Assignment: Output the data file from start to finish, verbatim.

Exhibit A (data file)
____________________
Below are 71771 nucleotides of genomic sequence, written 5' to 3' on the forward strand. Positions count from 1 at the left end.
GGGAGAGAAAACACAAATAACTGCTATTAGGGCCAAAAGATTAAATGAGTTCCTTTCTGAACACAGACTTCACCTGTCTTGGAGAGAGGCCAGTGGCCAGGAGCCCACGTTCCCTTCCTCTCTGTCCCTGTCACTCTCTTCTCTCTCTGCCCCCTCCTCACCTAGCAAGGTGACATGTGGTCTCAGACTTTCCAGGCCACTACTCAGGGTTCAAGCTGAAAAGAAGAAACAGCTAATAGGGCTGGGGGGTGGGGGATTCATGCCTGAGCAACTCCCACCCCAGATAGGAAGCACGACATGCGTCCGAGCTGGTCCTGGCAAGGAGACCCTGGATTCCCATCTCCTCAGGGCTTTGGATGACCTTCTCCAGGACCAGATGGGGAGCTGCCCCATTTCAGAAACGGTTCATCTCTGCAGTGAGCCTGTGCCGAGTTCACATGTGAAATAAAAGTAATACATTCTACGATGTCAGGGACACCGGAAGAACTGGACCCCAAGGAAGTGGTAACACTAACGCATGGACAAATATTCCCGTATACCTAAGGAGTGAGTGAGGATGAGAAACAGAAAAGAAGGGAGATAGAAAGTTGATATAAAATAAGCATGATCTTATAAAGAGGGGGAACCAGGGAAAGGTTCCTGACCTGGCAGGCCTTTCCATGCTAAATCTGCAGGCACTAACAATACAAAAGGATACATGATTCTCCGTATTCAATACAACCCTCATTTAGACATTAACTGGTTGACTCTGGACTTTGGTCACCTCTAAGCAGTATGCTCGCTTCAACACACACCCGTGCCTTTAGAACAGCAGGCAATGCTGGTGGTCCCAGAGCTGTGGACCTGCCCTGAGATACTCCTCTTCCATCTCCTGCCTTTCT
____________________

Below are 71771 nucleotides of genomic sequence, written 5' to 3' on the forward strand. Positions count from 1 at the left end.
GGGAGAGAAAACACAAATAACTGCTATTAGGGCCAAAAGATTAAATGAGTTCCTTTCTGAACACAGACTTCACCTGTCTTGGAGAGAGGCCAGTGGCCAGGAGCCCACGTTCCCTTCCTCTCTGTCCCTGTCACTCTCTTCTCTCTCTGCCCCCTCCTCACCTAGCAAGGTGACATGTGGTCTCAGACTTTCCAGGCCACTACTCAGGGTTCAAGCTGAAAAGAAGAAACAGCTAATAGGGCTGGGGGGTGGGGGATTCATGCCTGAGCAACTCCCACCCCAGATAGGAAGCACGACATGCGTCCGAGCTGGTCCTGGCAAGGAGACCCTGGATTCCCATCTCCTCAGGGCTTTGGATGACCTTCTCCAGGACCAGATGGGGAGCTGCCCCATTTCAGAAACGGTTCATCTCTGCAGTGAGCCTGTGCCGAGTTCACATGTGAAATAAAAGTAATACATTCTACGATGTCAGGGACACCGGAAGAACTGGACCCCAAGGAAGTGGTAACACTAACGCATGGACAAATATTCCCGTATACCTAAGGAGTGAGTGAGGATGAGAAACAGAAAAGAAGGGAGATAGAAAGTTGATATAAAATAAGCATGATCTTATAAAGAGGGGGAACCAGGGAAAGGTTCCTGACCTGGCAGGCCTTTCCATGCTAAATCTGCAGGCACTAACAATACAAAAGGATACATGATTCTCCGTATTCAATACAACCCTCATTTAGACATTAACTGGTTGACTCTGGACTTTGGTCACCTCTAAGCAGTATGCTCGCTTCAACACACACCCGTGCCTTTAGAACAGCAGGCAATGCTGGTGGTCCCAGAGCTGTGGACCTGCCCTGAGATACTCCTCTTCCATCTCCTGCCTTTCT